You can make all kinds of dumplings without baking powder. Wontons, egg roll, dumplings, and gyoza have wrappers that all start from a basic dough. It’s just the shape and size of the dough that will determine which type of dumpling it can be used for.

Four Fantastic Recipes for Dumplings without Baking Powder

Gyoza (Japanese Dumplings)

Gyoza is a dish of Japanese dumplings stuffed with vegetable and ground meat filling. They are wrapped in a thin dough, which is then sealed by pressing the edges together.

Gyoza can either be pan-fried or steamed. Either way, you will have a dumpling with a crispy bottom, a tender top, and a juicy filling.

gyoza on white plate with blue edge
Gyoza dumplings bring an Asian taste to your regular old dinners.

Gyoza without Baking Powder Recipe



  • ¾ lb ground pork
  • 5 oz cabbage (just the leaves)
  • 2 stalks green onion or scallion
  • 2 pcs. shiitake mushrooms
  • 1 clove garlic, minced
  • 1-inch fresh ginger, grated
  • 1 tsp sake (optional)


  • 1 tsp sesame oil
  • 1 tsp soy sauce
  • ¼ tsp salt
  • Ground pepper
  • 2 tsp sake (optional)

Dipping Sauce:

  • 1 tbsp vinegar
  • 1 tbsp soy sauce
  • 1/8 tsp Japanese chili oil (optional)

You will also need:

  • 50 pcs gyoza wrappers (see recipe below)
  • 1 tbsp cooking oil
  • 1 tsp sesame oil, roasted


  1. Mix 1 tsp of sake to the ground pork. If you do not like or want the taste of sake, skip this step and go to step 2.
  2. Cut the cabbage, green onions, and shiitake mushrooms into small pieces. Combine everything in a large bowl. Add the sesame oil, soy sauce, salt, and freshly ground pepper. Mix well and knead the mixture until you get a sticky consistency and its color becomes pale.
  3. Take one wrapper and place it on the palm of one hand. Take a small amount of the mixture with a teaspoon and put it in the middle of the wrapper. Fold the wrapper in half over the filling. Pinch it in the center and form small pleats along the top to seal the gyoza. Do this for the rest of the filling.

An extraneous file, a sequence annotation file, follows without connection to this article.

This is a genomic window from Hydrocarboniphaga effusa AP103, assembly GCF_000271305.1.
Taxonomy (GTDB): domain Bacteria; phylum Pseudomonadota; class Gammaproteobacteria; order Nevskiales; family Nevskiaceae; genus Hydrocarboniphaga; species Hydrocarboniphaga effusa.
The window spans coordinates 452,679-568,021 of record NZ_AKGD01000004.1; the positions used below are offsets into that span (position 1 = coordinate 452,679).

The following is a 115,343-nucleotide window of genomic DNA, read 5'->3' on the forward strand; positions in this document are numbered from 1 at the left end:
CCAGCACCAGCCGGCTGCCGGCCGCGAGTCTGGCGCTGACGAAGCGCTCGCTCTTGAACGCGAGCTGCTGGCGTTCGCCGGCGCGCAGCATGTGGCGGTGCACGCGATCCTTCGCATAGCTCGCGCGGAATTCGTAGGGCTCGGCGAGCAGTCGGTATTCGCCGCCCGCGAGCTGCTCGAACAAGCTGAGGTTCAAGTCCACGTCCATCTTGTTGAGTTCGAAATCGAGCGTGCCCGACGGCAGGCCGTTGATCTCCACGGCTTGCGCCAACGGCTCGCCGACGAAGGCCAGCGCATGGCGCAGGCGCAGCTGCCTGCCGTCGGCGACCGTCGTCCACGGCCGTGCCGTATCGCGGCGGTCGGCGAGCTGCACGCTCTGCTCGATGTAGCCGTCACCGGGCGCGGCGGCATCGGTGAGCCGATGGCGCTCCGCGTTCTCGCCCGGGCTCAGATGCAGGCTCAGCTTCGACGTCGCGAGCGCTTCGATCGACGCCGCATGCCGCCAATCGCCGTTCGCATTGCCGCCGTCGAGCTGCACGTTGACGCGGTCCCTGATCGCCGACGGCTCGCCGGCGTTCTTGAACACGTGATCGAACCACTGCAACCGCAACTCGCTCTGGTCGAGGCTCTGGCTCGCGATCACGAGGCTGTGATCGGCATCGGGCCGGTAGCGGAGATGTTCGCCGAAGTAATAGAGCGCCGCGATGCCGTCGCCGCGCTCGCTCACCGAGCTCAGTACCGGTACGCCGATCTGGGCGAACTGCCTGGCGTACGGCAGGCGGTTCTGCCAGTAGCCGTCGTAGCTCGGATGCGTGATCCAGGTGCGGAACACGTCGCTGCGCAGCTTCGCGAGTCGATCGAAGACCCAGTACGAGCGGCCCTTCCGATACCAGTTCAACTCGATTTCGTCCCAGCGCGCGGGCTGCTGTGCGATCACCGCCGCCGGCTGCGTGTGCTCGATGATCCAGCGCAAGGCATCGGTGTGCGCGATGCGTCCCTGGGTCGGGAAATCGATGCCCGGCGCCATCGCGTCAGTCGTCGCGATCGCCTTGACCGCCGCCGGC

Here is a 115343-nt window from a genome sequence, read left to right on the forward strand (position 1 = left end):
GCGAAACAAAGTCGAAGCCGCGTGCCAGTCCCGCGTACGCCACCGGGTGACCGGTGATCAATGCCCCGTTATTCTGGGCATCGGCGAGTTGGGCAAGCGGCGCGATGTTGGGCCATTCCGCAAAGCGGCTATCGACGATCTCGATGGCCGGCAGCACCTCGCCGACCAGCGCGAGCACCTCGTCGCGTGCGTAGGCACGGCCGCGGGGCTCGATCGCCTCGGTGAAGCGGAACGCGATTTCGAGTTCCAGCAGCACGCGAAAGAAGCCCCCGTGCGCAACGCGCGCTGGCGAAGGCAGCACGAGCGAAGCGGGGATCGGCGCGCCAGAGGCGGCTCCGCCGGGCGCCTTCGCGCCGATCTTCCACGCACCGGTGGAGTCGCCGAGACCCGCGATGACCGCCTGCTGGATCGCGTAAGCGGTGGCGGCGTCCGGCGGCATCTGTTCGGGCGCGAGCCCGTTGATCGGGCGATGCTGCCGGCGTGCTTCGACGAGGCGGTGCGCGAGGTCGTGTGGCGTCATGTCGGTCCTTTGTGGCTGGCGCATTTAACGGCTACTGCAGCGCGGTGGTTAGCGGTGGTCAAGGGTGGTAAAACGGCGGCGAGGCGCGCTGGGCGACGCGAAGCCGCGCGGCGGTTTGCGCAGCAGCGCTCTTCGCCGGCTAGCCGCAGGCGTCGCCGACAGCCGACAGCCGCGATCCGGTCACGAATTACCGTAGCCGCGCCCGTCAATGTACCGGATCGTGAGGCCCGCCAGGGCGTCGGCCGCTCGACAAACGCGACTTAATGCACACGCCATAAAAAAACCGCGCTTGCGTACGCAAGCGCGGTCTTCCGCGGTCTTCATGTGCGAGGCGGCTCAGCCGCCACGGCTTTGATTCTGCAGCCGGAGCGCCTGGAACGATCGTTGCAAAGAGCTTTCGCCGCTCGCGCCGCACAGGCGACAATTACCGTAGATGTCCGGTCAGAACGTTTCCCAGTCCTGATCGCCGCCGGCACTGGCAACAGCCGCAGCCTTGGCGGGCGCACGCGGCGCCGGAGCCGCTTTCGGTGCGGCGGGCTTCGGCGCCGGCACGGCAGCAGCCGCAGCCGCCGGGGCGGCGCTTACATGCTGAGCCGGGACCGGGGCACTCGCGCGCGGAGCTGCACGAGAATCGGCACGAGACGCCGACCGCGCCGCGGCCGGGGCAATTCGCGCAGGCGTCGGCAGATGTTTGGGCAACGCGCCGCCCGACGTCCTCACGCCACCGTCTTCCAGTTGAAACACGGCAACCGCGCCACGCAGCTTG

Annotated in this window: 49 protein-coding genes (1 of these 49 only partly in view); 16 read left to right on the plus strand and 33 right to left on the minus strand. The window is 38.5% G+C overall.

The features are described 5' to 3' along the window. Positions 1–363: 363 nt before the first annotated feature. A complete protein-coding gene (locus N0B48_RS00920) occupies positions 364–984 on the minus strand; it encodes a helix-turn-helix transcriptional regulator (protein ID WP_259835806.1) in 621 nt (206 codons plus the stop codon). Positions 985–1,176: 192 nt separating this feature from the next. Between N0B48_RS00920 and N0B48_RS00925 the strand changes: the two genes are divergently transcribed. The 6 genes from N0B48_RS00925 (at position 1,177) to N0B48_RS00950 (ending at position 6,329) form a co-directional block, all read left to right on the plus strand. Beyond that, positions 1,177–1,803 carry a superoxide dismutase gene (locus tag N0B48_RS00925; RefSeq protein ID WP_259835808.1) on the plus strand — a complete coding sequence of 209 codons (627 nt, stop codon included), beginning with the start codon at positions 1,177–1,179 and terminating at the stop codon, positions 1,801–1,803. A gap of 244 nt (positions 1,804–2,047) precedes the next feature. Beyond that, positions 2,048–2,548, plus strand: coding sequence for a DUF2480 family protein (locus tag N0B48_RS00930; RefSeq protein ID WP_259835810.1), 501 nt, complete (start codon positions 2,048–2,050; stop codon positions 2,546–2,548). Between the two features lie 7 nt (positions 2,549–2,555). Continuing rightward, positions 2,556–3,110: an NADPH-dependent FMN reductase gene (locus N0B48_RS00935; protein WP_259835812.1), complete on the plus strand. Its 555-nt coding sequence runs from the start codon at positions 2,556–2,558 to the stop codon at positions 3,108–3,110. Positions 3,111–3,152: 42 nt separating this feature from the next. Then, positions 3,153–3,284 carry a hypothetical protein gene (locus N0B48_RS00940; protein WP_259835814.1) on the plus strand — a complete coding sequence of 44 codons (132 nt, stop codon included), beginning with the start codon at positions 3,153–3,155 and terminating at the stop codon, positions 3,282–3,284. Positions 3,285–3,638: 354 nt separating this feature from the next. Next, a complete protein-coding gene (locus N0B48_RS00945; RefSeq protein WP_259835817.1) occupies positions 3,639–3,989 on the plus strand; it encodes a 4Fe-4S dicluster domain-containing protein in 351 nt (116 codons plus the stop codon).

4. Heat oil in a large non-stick frying pan over medium heat. Put the gyoza in a single layer, flat side down in a circle or columns. Cook until the bottom part of the gyoza starts to turn golden brown. This should take around 3 minutes.
  5. Add ¼ cup of water and cover the pan with a lid. Steam the gyozas for 3 minutes or until most of the water evaporates. You can now remove the lid to remove any remaining water. Drizzle 1 tsp of sesame oil on the gyozas in the frying pan. Continue to cook uncovered for 3 minutes or until the bottom of the gyoza is crisp and golden brown.
  6. To make the dipping sauce, combine all the ingredients for the dipping sauce together.

Here’s how to make gyoza wrapper from scratch without using baking powder and with just 3 ingredients.

  • 2 cups all-purpose flour (preferably the unbleached kind)
  • ¾ cup hot water (wait about 2 minutes to add to recipe after boiling)
  • Salt


  1. In a bowl, put the flour and salt. Make a well in the center. Using a wooden spoon, add ¾ cup of water in a steady stream while stirring the flour. (You can pause either pouring or stirring since it is hard to do both at the same time.) Moisten the flour evenly. When all the water has been added, you will have a lot of small lumps. When the dough has cooled and can be handled, knead it in the bowl to bring it into one mass. If it does not come together easily, add water by the teaspoon until it does.
  2. Transfer to your work surface and lightly dust it with flour. Knead the dough with the heel of your hand for about 2 minutes. You should aim for a dough that is nearly smooth and somewhat elastic. When pressed, it should slowly bounce back and have a light impression of your fingers in it. Put the dough in a zip-top plastic bag, seal tightly, and make sure no excess air remains inside the bag. Set aside at room temperature for 15 minutes or up to 2 hours. After resting, the dough can be used right away to form gyoza wrappers.